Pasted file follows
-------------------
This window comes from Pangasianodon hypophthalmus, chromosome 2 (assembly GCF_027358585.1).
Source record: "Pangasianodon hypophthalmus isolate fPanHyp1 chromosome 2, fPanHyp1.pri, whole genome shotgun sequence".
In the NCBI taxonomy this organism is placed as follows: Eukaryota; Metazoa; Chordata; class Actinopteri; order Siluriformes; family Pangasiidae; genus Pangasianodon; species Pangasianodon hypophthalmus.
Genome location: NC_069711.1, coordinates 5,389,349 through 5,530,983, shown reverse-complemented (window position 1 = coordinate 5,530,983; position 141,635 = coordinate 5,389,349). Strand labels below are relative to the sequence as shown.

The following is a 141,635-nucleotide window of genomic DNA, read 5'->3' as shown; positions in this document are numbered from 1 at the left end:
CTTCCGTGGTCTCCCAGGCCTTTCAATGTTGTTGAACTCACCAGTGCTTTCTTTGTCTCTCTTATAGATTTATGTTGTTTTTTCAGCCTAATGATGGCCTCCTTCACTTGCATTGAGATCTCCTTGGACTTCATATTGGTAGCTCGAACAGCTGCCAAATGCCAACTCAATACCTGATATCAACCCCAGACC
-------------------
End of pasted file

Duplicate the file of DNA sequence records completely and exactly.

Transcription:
This window comes from Pangasianodon hypophthalmus, chromosome 2 (assembly GCF_027358585.1).
Source record: "Pangasianodon hypophthalmus isolate fPanHyp1 chromosome 2, fPanHyp1.pri, whole genome shotgun sequence".
In the NCBI taxonomy this organism is placed as follows: Eukaryota; Metazoa; Chordata; class Actinopteri; order Siluriformes; family Pangasiidae; genus Pangasianodon; species Pangasianodon hypophthalmus.
Genome location: NC_069711.1, coordinates 5,389,349 through 5,530,983, shown reverse-complemented (window position 1 = coordinate 5,530,983; position 141,635 = coordinate 5,389,349). Strand labels below are relative to the sequence as shown.

The following is a 141,635-nucleotide window of genomic DNA, read 5'->3' as shown; positions in this document are numbered from 1 at the left end:
CTTCCGTGGTCTCCCAGGCCTTTCAATGTTGTTGAACTCACCAGTGCTTTCTTTGTCTCTCTTATAGATTTATGTTGTTTTTTCAGCCTAATGATGGCCTCCTTCACTTGCATTGAGATCTCCTTGGACTTCATATTGGTAGCTCGAACAGCTGCCAAATGCCAACTCAATACCTGATATCAACCCCAGACC